When it comes to an emergency, seconds count – especially when there are potential eye injuries.
At Evolve, we offer emergency eye wash equipment with a variety of installation options, from wall mounted eye wash stations, to pedestal eyewash stations, to freestanding eye wash units.
Eye wash stations from Evolve are ideally suited to laboratories, factories, warehouses, workshops, foundries, petrol stations, chemical plants, garages or any workplace where hazardous chemicals are used.
Experienced lab manager Tania Teixeira, pictured below, is a business development executive at Evolve. She said: ‘Laboratory eyewash stations provide emergency decontamination for the eyes and face. If a hazardous substance enters or interacts with your eyes, you can use an emergency eyewash station to flush it out immediately.
‘Eyewash stations in laboratories should only be used for emergencies. When conducting experiments, you should first rely on personal protective equipment, such as safety specs. When it comes to something as precious as the eyes, it is important to ensure they are protected. Maintain your eyewash station, make sure it’s in good working order, and train your colleagues on its proper use and care.’
How does an eyewash station work?
Laboratory eyewash stations provide a continuous flow of water through two spouts to flush a person’s eyes in an emergency. Distilled, purified, or tap water can be used. No special filters are necessary. The water used in an eyewash station is usually cold or room temperature.
The pressure of the water used in an eyewash station must be high enough for the water to flow up into the eyes. However, there is no standard flow rate required. How the unit is built and installed will determine the water pressure.
Where should an eyewash station be located in a lab?
Eyewash stations are usually located by an existing sink to make use of the same drain. This makes deck-mounted eyewash stations a popular choice. Stand-alone eyewash stations come with their own sink and drain, so they are often located elsewhere. Eyewash station bowls can be stainless steel or plastic.
The user should never have to walk down or up a flight of stairs to reach decontamination equipment – it should be installed on the same floor as the hazard, no more than a 10-second walk away. The walking route that the user takes to the shower or eyewash station should be clear of obstructions, and the area surrounding the emergency equipment should be well lit.
How to use an eyewash station
The second a hazardous material enters your eyes, you should make your way to an eyewash station. Don’t hesitate, even if it’s only a minor spill – the longer a hazardous substance is in contact with the eye, the more damage it does. Even small amounts of contamination can cause serious injury and even permanent loss of vision.
Activate the unit
Push the activation lever on the eyewash station. When the lever has been pushed, the dust covers will pop open and each of the two eyewash nozzles will begin discharging water.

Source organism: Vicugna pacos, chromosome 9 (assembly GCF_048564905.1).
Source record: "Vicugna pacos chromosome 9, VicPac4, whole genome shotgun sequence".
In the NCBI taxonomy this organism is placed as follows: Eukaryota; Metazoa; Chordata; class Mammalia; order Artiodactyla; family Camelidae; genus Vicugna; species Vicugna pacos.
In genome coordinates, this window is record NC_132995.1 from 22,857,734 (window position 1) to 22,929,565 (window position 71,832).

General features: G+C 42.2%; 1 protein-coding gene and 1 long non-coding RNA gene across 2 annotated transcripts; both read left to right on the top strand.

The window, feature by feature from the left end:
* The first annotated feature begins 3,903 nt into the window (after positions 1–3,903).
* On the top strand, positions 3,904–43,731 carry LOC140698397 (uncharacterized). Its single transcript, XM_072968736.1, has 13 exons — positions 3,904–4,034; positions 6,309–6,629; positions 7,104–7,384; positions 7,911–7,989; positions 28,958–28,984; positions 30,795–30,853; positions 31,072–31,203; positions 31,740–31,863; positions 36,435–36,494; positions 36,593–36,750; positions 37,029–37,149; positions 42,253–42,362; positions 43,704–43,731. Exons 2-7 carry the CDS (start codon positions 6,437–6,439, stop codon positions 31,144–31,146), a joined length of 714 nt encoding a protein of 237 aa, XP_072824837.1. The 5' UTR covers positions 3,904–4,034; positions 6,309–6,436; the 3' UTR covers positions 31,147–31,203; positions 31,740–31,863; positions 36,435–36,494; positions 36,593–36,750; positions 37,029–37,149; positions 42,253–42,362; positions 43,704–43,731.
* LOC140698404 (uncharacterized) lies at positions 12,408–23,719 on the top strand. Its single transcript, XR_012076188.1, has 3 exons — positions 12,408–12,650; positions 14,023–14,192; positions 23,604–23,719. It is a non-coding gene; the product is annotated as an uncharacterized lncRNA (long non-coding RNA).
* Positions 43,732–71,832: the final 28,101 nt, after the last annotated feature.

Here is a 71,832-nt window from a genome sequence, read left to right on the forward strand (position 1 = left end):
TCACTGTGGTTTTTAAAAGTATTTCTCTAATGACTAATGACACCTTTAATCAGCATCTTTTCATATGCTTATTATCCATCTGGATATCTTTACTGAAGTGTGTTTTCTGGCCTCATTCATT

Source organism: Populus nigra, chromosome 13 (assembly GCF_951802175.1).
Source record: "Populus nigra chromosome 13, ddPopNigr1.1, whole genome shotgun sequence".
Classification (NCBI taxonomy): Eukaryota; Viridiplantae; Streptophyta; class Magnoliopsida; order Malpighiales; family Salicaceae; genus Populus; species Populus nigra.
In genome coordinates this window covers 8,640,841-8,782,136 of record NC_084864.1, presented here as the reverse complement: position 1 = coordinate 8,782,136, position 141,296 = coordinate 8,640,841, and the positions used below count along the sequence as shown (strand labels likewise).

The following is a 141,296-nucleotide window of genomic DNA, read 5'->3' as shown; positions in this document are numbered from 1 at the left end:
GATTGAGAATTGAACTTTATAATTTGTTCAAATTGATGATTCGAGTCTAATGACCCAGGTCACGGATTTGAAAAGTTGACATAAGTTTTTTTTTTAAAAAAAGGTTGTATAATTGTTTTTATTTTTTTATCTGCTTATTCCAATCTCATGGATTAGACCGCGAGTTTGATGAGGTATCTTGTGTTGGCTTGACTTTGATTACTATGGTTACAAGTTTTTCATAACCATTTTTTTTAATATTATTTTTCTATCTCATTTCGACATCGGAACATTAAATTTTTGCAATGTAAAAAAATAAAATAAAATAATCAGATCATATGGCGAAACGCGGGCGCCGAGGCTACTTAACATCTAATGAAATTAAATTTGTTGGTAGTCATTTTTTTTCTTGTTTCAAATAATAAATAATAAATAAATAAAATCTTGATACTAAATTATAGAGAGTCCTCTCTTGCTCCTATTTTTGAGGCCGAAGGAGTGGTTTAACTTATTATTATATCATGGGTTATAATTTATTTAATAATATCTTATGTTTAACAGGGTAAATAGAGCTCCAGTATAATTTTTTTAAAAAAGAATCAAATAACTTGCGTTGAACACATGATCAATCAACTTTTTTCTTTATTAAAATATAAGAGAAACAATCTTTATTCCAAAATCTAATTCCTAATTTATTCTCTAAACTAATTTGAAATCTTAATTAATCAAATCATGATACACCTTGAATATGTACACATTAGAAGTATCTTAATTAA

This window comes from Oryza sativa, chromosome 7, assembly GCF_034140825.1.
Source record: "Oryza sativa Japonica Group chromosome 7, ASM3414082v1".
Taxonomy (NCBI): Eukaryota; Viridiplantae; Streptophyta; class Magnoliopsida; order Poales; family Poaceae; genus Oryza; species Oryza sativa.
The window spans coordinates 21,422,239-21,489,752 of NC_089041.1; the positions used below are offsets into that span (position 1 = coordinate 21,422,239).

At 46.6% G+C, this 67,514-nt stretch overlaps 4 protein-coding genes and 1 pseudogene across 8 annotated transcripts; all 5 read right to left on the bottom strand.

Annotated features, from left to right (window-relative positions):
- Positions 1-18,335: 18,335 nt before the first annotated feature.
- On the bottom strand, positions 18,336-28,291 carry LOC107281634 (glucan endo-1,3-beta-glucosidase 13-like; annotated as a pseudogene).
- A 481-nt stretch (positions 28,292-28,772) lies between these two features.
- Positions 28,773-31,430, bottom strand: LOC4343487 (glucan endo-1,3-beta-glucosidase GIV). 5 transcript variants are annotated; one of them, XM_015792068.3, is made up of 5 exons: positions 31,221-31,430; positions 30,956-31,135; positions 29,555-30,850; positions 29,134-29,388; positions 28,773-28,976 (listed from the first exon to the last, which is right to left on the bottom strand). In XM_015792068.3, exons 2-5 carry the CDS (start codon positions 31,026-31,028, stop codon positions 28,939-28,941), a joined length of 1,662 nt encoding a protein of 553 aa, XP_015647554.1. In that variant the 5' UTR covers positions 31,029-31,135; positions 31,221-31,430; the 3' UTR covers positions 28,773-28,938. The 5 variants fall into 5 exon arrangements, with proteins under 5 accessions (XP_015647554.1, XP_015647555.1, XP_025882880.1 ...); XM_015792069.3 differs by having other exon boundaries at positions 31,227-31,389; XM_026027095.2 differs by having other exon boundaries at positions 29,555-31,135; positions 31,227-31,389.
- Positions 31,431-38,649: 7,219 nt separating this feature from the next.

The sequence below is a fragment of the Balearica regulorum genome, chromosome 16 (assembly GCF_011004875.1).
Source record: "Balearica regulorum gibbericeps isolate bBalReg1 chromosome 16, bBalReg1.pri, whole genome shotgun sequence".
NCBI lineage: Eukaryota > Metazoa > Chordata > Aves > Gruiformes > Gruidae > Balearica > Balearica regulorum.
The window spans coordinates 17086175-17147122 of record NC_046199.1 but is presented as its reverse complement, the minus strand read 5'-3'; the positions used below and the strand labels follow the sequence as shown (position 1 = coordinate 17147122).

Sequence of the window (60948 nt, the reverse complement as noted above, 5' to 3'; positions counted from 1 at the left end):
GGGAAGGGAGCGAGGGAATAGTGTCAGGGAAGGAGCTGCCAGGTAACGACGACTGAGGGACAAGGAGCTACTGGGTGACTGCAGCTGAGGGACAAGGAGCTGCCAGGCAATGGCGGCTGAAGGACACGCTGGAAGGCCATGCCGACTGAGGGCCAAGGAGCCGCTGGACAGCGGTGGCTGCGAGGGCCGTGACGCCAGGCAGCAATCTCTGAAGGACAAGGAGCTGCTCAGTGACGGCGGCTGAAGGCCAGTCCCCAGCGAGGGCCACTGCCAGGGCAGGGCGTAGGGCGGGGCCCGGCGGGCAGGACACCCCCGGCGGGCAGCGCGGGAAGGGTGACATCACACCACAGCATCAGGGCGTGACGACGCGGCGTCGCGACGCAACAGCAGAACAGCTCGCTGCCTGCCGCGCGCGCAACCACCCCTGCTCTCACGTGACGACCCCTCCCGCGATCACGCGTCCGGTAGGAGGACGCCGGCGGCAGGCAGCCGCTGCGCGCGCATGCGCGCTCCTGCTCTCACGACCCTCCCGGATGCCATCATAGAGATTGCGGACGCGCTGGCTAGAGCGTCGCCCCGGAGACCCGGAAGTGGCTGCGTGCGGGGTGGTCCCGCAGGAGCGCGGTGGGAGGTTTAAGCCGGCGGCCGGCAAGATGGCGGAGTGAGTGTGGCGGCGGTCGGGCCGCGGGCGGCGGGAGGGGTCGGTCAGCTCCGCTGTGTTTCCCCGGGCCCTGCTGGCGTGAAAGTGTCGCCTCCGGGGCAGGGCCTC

Flush out your eyes
Once activated, the eyewash station will continue to discharge water for a minimum of 15 minutes, meaning that it can be operated hands-free. Using your fingers to keep your eyelids open, lower your eyes into the stream of water issuing from the nozzles. Roll your eyes gently up and down and from side to side, ensuring that the water reaches as much of the eyeballs as possible.
If you wear contacts, gently remove them once you have begun the flushing process. While failing to remove contact lenses can prevent the eye wash from properly irrigating the eyes, it is important not to delay flushing in order to take them out. Only do this once flushing has begun.
Keep on flushing
Continue to use the eyewash station in this manner for a full 15 minutes, and no less. This is the minimum amount of time that it takes to sufficiently clear the eyes of harmful chemicals – if you remove your eyes from the stream before this time has elapsed, you run the risk of permanent injury.
When the 15 minute flushing period is over, seek medical assistance immediately. Have a colleague drive you to the accident and emergency department of your local hospital. Do not be tempted to drive yourself, as your vision may be impaired.
What is an emergency shower?
Emergency showers provide decontamination of a person’s entire body in laboratory settings through rinsing and drenching. Specific parts of the body may be targeted for emergency rinsing with the help of a detachable drench hose.
Types of safety showers
Safety showers typically fit in one of three categories:
- Free standing emergency showers: Mounted directly to the floor
- Vertical mounted emergency showers: Mounted directly to the ceiling; may be partially concealed in a finished ceiling
- Horizontal mounted emergency showers: Mounted directly to the wall; may include a detachable drench hose
Emergency showers may be installed with a drain. However, because most labs have epoxy or other highly durable flooring, cleaning up standing water is fairly easy and carries little risk of damage.
Why buy an eyewash station from Evolve?
Our team at Evolve is proud to offer state-of-the-art safety station products from the world’s scientific equipment manufacturers. We are a one-stop shop for all of your laboratory safety needs. Contact us today to get started. We look forward to hearing from you.
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